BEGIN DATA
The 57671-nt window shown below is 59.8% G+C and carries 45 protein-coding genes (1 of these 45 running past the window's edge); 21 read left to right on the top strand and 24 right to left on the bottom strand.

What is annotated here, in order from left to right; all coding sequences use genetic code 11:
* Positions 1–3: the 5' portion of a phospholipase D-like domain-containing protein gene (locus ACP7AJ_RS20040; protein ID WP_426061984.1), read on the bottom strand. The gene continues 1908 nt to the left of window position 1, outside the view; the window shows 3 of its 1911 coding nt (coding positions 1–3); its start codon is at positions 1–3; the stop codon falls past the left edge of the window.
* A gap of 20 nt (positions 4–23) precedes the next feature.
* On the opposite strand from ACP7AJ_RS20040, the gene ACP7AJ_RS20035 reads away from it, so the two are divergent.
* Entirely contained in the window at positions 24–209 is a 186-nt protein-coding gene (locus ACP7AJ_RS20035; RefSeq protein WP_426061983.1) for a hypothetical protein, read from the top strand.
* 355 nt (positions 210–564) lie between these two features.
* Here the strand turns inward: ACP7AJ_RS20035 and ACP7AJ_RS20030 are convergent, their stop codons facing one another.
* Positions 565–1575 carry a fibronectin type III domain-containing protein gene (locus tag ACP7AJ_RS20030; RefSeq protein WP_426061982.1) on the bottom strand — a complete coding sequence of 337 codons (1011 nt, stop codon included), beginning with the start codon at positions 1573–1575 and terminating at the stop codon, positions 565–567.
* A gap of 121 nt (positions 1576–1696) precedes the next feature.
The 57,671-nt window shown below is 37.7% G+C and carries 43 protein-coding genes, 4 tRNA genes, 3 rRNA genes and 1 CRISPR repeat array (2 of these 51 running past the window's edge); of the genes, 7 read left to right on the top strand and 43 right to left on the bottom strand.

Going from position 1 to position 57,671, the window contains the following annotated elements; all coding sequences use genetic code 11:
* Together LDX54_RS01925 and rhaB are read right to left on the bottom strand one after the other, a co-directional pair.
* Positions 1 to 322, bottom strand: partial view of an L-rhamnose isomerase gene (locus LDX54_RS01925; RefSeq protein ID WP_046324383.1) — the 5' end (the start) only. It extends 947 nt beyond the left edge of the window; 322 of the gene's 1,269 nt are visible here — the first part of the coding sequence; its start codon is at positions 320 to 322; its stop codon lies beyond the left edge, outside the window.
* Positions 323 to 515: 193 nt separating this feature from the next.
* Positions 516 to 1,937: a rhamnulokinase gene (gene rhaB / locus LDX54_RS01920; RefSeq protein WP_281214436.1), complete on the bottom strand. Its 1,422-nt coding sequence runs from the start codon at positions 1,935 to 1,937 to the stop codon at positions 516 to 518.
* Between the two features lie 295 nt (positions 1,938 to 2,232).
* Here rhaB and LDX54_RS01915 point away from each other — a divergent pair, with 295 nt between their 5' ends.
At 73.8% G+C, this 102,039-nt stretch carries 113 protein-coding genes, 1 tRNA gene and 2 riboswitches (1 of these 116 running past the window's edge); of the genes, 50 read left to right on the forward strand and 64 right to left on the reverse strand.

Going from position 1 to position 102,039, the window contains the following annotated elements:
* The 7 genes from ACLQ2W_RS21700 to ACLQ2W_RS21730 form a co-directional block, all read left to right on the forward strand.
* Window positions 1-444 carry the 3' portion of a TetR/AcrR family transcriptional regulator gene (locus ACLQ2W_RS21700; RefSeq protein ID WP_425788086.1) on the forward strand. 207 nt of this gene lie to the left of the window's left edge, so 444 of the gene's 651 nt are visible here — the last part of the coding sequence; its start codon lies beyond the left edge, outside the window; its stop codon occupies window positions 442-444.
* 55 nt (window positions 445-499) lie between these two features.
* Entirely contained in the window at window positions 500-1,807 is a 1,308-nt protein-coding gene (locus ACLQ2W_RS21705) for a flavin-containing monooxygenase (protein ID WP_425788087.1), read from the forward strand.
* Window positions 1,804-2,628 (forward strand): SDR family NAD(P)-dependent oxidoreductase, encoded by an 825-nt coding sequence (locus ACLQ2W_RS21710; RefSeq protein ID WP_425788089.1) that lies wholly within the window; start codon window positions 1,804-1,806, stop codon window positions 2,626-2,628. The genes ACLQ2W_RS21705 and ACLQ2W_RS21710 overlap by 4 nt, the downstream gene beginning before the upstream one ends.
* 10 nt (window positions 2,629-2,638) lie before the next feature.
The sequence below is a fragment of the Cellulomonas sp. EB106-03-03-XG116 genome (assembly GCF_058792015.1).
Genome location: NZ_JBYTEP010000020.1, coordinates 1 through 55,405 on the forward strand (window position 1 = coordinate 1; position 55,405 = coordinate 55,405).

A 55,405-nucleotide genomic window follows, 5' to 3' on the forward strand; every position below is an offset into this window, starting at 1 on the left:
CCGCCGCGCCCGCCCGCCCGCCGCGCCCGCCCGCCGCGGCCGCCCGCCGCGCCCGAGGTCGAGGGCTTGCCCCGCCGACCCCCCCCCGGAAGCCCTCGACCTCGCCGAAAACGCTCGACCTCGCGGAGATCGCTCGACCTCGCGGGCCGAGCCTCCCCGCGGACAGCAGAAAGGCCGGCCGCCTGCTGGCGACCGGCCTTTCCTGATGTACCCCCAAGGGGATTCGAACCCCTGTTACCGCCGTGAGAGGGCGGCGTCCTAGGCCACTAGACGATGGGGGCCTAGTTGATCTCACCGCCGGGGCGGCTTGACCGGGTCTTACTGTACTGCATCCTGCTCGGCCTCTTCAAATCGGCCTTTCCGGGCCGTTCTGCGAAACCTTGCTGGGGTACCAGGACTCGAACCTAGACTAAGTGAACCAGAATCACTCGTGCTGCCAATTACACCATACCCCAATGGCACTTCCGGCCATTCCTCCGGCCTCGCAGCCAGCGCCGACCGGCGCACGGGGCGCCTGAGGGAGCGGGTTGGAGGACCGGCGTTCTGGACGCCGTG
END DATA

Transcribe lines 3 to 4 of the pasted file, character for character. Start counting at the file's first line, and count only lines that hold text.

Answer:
* Positions 1–3: the 5' portion of a phospholipase D-like domain-containing protein gene (locus ACP7AJ_RS20040; protein ID WP_426061984.1), read on the bottom strand. The gene continues 1908 nt to the left of window position 1, outside the view; the window shows 3 of its 1911 coding nt (coding positions 1–3); its start codon is at positions 1–3; the stop codon falls past the left edge of the window.
* A gap of 20 nt (positions 4–23) precedes the next feature.